Leitrim / Ditmas Avenue / Mexico City

An Orthodox man comes out of “Laundry Mania” with a white shirt draped in plastic, freshly-laundered and ready for tomorrow. A thin, young Hassidic man in a brown, furred hat like a lamp shade has his crying daughter firmly clasped in his arms. He’s marching ahead, wheeling a suitcase. It’s the eve of Sabbath, much work still remains to be done before the sun goes down, to prepare for when work must cease. There’s no mitigating circumstances when it comes to the Law. Auburn-wigged young wife walks behind in black, registering the argument in her demeanour, registering the husband’s stress in the downward-looking gaze and gait of her wife’s body.

Seriousness struggles with another kind of vigil: Friday night, and cheesy, sweet Latin American music pipes out of the shops, floating on the air. Clutches of Uzbek men in plastic leather jackets and 70s ‘taches, smoking rancid fags, eye the young women, who shun them with a self-turning shoulder. Some of the men feel like mafia, probably because they’re always around, doing nothing specific. They’ve claimed this pavement; you have to walk around them. Same with the Poles. (Hipsters, beware. Locals Rule here enough to resist gentrification. Ah… but gentrification is like Manifest Destiny. An inevitability in the U.S., and its empire abroad.)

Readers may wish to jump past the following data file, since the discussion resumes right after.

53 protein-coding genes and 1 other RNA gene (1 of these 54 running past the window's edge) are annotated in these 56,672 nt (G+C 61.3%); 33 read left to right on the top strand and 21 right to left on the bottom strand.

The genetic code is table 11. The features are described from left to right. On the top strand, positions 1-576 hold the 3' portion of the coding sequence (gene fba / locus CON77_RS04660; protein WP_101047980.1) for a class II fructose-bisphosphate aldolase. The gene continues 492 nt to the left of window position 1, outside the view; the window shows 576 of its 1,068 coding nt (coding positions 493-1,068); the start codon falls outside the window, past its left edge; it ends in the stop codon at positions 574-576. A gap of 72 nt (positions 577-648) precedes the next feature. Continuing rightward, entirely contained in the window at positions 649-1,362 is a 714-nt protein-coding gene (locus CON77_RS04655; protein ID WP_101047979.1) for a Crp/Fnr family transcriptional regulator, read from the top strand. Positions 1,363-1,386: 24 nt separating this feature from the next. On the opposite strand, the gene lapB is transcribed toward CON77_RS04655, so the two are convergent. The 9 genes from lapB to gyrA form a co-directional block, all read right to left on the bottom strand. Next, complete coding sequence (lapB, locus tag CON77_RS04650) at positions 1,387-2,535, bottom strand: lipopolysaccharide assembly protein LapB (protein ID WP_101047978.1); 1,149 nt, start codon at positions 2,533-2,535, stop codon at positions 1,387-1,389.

A Mayan boy on the pavement in three-quarter-length khaki shorts is blowing bubbles upward into the Indian Summer evening sky, and I cross into Latin America. Passing the barber shop, Abel the barber from Mexico gets up from his ruminations to greet me: perfect grey flat top like a 50 year old punk, he wears a bone necklace, and has features like Quetzalcoatl. His wife is Irish. “David? si. Yo estaba pensando. el nombre de mi suegro es Mc…Dermott: y es de una ciudad que se llama Leitrim. Si, Leitrim.” (“David? Yes. I was thinking. My father-in-law’s name is Mc…Dermott, and he’s from a city called Leitrim.”) I go up the rickety wooden steps to the subway, laughing to myself and, in fact, some tears of connection squeeze their way out with the laughter: about how only New York, perhaps, can connect the watery fields of Leitrim (otters and loneliness), to Mexico via Brooklyn.

Abel’s daughter cut my hair the other day: “Blade 1? Easy haircut.” And yet, she dedicated a plethora of blades, scissors and talc, a wealth of pleasant attention to my pate, my beard, my neck. She taped old style, elasticated tissue around my throat; a sharp, pleasant, wet straight razor gliding down the back of my neck. Her hand adjusted my head with a firm, woman’s touch. She was wearing a water-based cologne that opened a wound of nostalgia for Spain. In the background, heroes and heroines swooned on soap operas piped in via satellite from “el D.F.” (Say it Day F-Aay, bud.) I get a chill when Mexicans say, “Soy del D.F.”, in response to my inevitable, “¿de dónde eres?” / “where are you from?” The sound values of those sibilants contain something of the day-to-day heroism and chaotic aliveness of Latin America: it’s Buenos Aires, Montevideo, Cuzco, it’s Asunción; it’s Sao Paolo, and of course it’s the Distrito Federal. New York may be the shit, but the true motherlode, the big hearted Mother City, is “el D.F.“, homes. Mexico City, baby.

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Like Something out of The Warriors, Paranoid Version